The models are simulated using the derivative function to update the state. This example uses an ordinary differential equation (ODE) solver to generate a solution. Another way would be to update the state using a loop, as shown in Path Following for a Differential Drive Robot.

Since the ODE solver requires all outputs to be provided as a single output, the pure pursuit controller must be wrapped in a function that outputs the linear velocity and heading angular velocity as a single output. An example helper, exampleHelperMobileRobotController, is used for that purpose. The example helper also ensures that the robot stops when it is within a specified radius of the goal.

goalPoints = waypoints(end,:)';
goalRadius = 1;

ode45 is called once for each type of model. The derivative function computes the state outputs with initial state set by initPose. Each derivative accepts the corresponding kinematic model object, the current robot pose, and the output of the controller at that pose.

% Compute trajectories for each kinematic model under motion control
[tUnicycle,unicyclePose] = ode45(@(t,y)derivative(unicycle,y,exampleHelperMobileRobotController(controller1,y,goalPoints,goalRadius)),tVec,initPose);
[tBicycle,bicyclePose] = ode45(@(t,y)derivative(bicycle,y,exampleHelperMobileRobotController(controller2,y,goalPoints,goalRadius)),tVec,initPose);
[tDiffDrive,diffDrivePose] = ode45(@(t,y)derivative(diffDrive,y,exampleHelperMobileRobotController(controller3,y,goalPoints,goalRadius)),tVec,initPose);

Plot Results

The results of the ODE solver can be easily viewed on a single plot using plotTransforms to visualize the results of all trajectories at once.

The pose outputs must first be converted to indexed matrices of translations and quaternions.

unicycleTranslations = [unicyclePose(:,1:2) zeros(length(unicyclePose),1)];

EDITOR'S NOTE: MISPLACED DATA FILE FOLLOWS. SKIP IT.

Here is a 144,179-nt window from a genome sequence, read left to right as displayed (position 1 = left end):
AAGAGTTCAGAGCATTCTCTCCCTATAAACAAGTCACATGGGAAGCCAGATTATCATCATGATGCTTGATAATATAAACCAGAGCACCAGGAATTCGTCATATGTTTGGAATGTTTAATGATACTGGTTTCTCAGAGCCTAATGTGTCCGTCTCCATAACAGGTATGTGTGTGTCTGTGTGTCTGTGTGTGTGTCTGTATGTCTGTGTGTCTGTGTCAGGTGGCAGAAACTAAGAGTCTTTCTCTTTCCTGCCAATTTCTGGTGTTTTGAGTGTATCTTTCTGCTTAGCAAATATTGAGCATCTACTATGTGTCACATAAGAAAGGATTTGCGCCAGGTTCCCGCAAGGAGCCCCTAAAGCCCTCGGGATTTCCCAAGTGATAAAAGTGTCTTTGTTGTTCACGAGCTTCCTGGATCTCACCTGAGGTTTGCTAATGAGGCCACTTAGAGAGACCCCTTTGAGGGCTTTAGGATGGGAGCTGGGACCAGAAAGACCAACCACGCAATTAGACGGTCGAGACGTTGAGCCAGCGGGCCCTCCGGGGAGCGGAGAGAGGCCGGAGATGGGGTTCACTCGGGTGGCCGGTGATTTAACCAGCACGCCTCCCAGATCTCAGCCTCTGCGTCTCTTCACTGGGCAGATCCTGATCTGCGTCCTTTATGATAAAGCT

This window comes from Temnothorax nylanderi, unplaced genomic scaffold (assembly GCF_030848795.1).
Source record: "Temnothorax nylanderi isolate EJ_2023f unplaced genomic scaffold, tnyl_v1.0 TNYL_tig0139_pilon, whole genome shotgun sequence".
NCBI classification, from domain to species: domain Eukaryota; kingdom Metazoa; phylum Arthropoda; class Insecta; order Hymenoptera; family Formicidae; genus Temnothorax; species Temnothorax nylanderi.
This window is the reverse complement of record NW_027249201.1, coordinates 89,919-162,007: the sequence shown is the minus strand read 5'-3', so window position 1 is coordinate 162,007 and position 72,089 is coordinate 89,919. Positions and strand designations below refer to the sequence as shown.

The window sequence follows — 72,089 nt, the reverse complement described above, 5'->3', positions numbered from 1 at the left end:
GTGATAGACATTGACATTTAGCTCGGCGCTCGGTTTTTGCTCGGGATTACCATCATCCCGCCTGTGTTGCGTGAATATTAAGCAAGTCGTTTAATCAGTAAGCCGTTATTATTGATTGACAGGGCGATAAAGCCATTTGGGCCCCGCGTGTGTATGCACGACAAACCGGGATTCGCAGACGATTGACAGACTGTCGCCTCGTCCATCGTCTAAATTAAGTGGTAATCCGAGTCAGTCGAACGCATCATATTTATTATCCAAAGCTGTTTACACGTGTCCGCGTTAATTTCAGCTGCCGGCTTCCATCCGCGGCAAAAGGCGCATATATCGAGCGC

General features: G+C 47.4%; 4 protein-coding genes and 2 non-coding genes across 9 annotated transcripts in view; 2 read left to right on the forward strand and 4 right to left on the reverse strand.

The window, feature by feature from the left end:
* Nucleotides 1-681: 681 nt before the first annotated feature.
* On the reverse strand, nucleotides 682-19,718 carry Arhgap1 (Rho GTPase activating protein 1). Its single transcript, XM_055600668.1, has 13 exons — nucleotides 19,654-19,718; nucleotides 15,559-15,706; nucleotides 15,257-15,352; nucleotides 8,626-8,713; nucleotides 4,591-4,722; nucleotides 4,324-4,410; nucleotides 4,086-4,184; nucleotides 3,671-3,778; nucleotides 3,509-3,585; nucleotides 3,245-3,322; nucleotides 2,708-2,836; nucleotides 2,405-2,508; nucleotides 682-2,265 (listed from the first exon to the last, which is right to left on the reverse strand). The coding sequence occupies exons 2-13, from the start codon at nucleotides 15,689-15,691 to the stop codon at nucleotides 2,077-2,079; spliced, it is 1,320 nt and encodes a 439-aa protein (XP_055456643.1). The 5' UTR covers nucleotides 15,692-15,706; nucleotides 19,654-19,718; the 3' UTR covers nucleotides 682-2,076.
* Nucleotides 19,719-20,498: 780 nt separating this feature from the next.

unicycleRot = axang2quat([repmat([0 0 1],length(unicyclePose),1) unicyclePose(:,3)]);

bicycleTranslations = [bicyclePose(:,1:2) zeros(length(bicyclePose),1)];
bicycleRot = axang2quat([repmat([0 0 1],length(bicyclePose),1) bicyclePose(:,3)]);

diffDriveTranslations = [diffDrivePose(:,1:2) zeros(length(diffDrivePose),1)];
diffDriveRot = axang2quat([repmat([0 0 1],length(diffDrivePose),1) diffDrivePose(:,3)]);

Next, the set of all transforms can be plotted and viewed from the top. The paths of the unicycle, bicycle, and differential-drive robots are red, blue, and green, respectively. To simplify the plot, only show every tenth output.

hold all
axis equal

Simulate a mobile robot model that uses Ackermann steering with constraints on its steering angle. During simulation, the model maintains maximum steering angle after it reaches the steering limit. To see the effect of steering saturation, you compare the trajectory of two robots, one with the constraints on the steering angle and the other without any steering constraints.

Define the Model

Define the Ackermann kinematic model. In this car-like model, the front wheels are a given distance apart. To ensure that they turn on concentric circles, the wheels have different steering angles. While turning, the front wheels receive the steering input as rate of change of steering angle.

carLike = ackermannKinematics; 

Set Up Simulation Parameters

Set the mobile robot to follow a constant linear velocity and receive a constant steering rate as input. Simulate the constrained robot for a longer period to demonstrate steering saturation.

velo = 5;    % Constant linear velocity 
psidot = 1;  % Constant left steering rate 

% Define the total time and sample rate 
sampleTime = 0.05;                  % Sample time [s]
timeEnd1 = 1.5;                     % Simulation end time for unconstrained robot 
timeEnd2 = 10;                      % Simulation end time for constrained robot 
tVec1 = 0:sampleTime:timeEnd1;      % Time array for unconstrained robot 
tVec2 = 0:sampleTime:timeEnd2;      % Time array for constrained robot  

initPose = [0;0;0;0];               % Initial pose (x y theta phi) 

Create Options Structure for ODE Solver

In this example, you pass an options structure as argument to the ODE solver. The options structure contains the information about the steering angle limit. To create the options structure, use the Events option of odeset and the created event function, detectSteeringSaturation. detectSteeringSaturation sets the maximum steering angle to 45 degrees.